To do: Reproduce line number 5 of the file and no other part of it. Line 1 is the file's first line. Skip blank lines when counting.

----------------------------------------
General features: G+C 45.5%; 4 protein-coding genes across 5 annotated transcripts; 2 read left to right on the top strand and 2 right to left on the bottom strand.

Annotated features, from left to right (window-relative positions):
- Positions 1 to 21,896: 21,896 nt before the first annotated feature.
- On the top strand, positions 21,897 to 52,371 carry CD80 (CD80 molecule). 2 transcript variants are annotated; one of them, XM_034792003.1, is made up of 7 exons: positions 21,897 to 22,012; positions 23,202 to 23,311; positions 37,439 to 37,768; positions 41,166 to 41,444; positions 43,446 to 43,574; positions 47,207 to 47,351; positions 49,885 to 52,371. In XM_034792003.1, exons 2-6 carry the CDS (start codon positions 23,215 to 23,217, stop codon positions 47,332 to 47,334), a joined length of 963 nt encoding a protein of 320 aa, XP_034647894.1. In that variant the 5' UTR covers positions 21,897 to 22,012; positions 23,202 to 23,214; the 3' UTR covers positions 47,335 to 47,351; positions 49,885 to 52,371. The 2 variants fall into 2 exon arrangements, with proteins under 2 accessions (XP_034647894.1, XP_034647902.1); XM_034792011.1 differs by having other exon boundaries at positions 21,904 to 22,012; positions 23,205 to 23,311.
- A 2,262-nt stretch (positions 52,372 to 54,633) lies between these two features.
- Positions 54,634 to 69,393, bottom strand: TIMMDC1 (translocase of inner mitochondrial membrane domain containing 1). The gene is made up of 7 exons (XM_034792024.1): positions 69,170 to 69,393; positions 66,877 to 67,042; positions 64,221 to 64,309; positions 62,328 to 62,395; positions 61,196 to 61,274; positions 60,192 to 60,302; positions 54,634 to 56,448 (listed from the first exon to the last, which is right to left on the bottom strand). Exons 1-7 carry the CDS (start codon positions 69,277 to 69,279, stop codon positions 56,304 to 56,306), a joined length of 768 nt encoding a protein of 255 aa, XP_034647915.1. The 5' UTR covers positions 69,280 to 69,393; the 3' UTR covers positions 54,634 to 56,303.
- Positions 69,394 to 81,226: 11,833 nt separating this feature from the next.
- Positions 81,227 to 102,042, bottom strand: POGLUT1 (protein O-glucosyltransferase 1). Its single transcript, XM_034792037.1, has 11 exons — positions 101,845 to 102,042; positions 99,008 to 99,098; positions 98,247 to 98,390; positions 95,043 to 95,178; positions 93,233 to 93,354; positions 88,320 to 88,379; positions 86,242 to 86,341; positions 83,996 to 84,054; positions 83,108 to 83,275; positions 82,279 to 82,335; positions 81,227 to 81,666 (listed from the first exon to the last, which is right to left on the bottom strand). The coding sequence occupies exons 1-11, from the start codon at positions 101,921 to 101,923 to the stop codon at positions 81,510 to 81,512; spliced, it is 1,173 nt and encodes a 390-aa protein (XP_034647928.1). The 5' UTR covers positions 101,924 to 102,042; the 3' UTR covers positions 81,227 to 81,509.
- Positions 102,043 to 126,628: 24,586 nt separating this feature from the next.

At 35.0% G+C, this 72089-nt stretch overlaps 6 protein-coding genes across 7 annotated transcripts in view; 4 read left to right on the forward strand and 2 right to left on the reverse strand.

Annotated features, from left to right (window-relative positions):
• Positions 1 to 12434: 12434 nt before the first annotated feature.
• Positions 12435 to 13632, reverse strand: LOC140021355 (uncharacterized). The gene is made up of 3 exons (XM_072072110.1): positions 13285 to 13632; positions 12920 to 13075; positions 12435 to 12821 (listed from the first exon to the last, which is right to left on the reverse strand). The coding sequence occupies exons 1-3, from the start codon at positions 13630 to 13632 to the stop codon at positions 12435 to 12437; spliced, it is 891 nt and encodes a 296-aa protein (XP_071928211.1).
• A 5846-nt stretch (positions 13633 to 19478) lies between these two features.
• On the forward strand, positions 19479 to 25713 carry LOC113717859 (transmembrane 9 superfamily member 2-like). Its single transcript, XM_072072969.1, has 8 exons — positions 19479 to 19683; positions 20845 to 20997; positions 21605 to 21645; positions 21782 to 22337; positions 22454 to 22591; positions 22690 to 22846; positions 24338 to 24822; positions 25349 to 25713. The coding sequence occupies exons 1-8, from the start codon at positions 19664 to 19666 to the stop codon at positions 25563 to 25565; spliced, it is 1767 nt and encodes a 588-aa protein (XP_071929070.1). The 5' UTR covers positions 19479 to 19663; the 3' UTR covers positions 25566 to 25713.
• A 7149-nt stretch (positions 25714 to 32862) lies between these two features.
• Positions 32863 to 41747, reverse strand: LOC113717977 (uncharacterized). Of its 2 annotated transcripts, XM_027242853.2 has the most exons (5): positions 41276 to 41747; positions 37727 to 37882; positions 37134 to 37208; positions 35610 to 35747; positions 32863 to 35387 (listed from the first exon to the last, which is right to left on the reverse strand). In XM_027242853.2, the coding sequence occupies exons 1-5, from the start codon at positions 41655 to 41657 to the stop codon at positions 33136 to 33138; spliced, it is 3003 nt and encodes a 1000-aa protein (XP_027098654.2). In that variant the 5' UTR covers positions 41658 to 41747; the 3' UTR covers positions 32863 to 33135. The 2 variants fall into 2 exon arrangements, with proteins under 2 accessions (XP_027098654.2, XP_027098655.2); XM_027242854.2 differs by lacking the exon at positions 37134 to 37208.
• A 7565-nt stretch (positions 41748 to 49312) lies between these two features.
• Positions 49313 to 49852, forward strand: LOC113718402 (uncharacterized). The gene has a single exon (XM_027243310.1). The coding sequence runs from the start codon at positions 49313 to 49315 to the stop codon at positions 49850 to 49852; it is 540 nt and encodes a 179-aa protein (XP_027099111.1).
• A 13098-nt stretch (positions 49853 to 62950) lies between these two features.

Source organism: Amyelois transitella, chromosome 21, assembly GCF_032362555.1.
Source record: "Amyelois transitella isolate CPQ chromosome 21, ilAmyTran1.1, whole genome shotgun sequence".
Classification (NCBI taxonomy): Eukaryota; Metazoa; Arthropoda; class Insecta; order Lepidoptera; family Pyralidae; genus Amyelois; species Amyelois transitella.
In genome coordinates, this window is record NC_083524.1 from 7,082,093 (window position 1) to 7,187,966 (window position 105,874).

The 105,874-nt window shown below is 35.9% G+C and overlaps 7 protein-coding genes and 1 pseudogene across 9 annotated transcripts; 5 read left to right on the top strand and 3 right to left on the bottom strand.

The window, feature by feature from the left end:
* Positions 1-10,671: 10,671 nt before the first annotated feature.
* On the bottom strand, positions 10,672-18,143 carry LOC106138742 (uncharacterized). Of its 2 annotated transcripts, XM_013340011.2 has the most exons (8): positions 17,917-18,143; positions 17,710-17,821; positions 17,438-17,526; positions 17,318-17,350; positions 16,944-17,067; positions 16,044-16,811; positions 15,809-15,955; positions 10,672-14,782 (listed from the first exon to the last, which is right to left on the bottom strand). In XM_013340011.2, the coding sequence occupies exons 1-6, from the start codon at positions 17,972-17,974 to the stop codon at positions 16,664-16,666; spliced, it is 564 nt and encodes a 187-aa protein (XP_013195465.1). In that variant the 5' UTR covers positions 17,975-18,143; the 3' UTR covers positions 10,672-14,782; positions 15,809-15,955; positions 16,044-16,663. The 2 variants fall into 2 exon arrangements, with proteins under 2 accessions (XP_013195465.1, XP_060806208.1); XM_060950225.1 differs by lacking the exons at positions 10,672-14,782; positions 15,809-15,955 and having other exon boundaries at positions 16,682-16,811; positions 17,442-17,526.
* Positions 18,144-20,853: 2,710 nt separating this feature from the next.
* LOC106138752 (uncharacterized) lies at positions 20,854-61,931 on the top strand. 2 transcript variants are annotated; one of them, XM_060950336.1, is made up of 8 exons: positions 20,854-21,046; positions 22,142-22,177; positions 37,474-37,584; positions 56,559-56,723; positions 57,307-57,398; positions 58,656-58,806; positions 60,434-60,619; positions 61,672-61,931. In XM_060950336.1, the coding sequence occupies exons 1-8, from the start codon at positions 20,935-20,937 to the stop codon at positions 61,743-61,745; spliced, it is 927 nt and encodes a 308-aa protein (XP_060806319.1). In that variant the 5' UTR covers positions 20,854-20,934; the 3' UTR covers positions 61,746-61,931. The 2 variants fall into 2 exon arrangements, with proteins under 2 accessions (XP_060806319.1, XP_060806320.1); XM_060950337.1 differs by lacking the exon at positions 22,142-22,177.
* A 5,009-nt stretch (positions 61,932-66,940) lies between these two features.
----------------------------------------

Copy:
- A 2,262-nt stretch (positions 52,372 to 54,633) lies between these two features.